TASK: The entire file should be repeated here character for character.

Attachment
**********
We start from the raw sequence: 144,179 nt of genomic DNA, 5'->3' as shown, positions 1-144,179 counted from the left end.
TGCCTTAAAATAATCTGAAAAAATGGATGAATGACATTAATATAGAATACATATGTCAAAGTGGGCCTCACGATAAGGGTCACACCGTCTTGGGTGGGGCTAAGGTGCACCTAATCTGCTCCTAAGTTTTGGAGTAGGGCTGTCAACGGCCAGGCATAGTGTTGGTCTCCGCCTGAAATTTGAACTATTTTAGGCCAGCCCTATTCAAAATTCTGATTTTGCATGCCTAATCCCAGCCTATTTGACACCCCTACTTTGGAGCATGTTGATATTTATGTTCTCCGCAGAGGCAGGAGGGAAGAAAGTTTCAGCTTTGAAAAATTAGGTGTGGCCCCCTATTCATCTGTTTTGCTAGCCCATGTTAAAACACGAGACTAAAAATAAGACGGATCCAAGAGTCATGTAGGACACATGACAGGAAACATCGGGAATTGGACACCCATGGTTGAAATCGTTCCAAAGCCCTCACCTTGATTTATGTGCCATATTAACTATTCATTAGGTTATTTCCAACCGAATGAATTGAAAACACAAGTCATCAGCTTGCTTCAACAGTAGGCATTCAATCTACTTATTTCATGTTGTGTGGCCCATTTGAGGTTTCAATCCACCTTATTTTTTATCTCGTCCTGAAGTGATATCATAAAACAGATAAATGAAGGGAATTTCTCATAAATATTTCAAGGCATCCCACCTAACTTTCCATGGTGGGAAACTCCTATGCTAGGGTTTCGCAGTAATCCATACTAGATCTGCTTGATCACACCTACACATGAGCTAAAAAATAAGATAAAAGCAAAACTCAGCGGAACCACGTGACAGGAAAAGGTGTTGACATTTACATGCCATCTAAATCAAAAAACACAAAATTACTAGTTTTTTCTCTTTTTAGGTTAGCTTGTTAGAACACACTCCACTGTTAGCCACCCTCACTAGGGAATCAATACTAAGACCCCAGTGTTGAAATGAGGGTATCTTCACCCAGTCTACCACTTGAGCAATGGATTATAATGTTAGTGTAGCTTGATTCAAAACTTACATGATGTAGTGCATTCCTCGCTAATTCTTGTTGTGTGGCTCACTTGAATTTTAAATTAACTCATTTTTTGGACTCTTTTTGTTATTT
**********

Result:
We start from the raw sequence: 144,179 nt of genomic DNA, 5'->3' as shown, positions 1-144,179 counted from the left end.
TGCCTTAAAATAATCTGAAAAAATGGATGAATGACATTAATATAGAATACATATGTCAAAGTGGGCCTCACGATAAGGGTCACACCGTCTTGGGTGGGGCTAAGGTGCACCTAATCTGCTCCTAAGTTTTGGAGTAGGGCTGTCAACGGCCAGGCATAGTGTTGGTCTCCGCCTGAAATTTGAACTATTTTAGGCCAGCCCTATTCAAAATTCTGATTTTGCATGCCTAATCCCAGCCTATTTGACACCCCTACTTTGGAGCATGTTGATATTTATGTTCTCCGCAGAGGCAGGAGGGAAGAAAGTTTCAGCTTTGAAAAATTAGGTGTGGCCCCCTATTCATCTGTTTTGCTAGCCCATGTTAAAACACGAGACTAAAAATAAGACGGATCCAAGAGTCATGTAGGACACATGACAGGAAACATCGGGAATTGGACACCCATGGTTGAAATCGTTCCAAAGCCCTCACCTTGATTTATGTGCCATATTAACTATTCATTAGGTTATTTCCAACCGAATGAATTGAAAACACAAGTCATCAGCTTGCTTCAACAGTAGGCATTCAATCTACTTATTTCATGTTGTGTGGCCCATTTGAGGTTTCAATCCACCTTATTTTTTATCTCGTCCTGAAGTGATATCATAAAACAGATAAATGAAGGGAATTTCTCATAAATATTTCAAGGCATCCCACCTAACTTTCCATGGTGGGAAACTCCTATGCTAGGGTTTCGCAGTAATCCATACTAGATCTGCTTGATCACACCTACACATGAGCTAAAAAATAAGATAAAAGCAAAACTCAGCGGAACCACGTGACAGGAAAAGGTGTTGACATTTACATGCCATCTAAATCAAAAAACACAAAATTACTAGTTTTTTCTCTTTTTAGGTTAGCTTGTTAGAACACACTCCACTGTTAGCCACCCTCACTAGGGAATCAATACTAAGACCCCAGTGTTGAAATGAGGGTATCTTCACCCAGTCTACCACTTGAGCAATGGATTATAATGTTAGTGTAGCTTGATTCAAAACTTACATGATGTAGTGCATTCCTCGCTAATTCTTGTTGTGTGGCTCACTTGAATTTTAAATTAACTCATTTTTTGGACTCTTTTTGTTATTT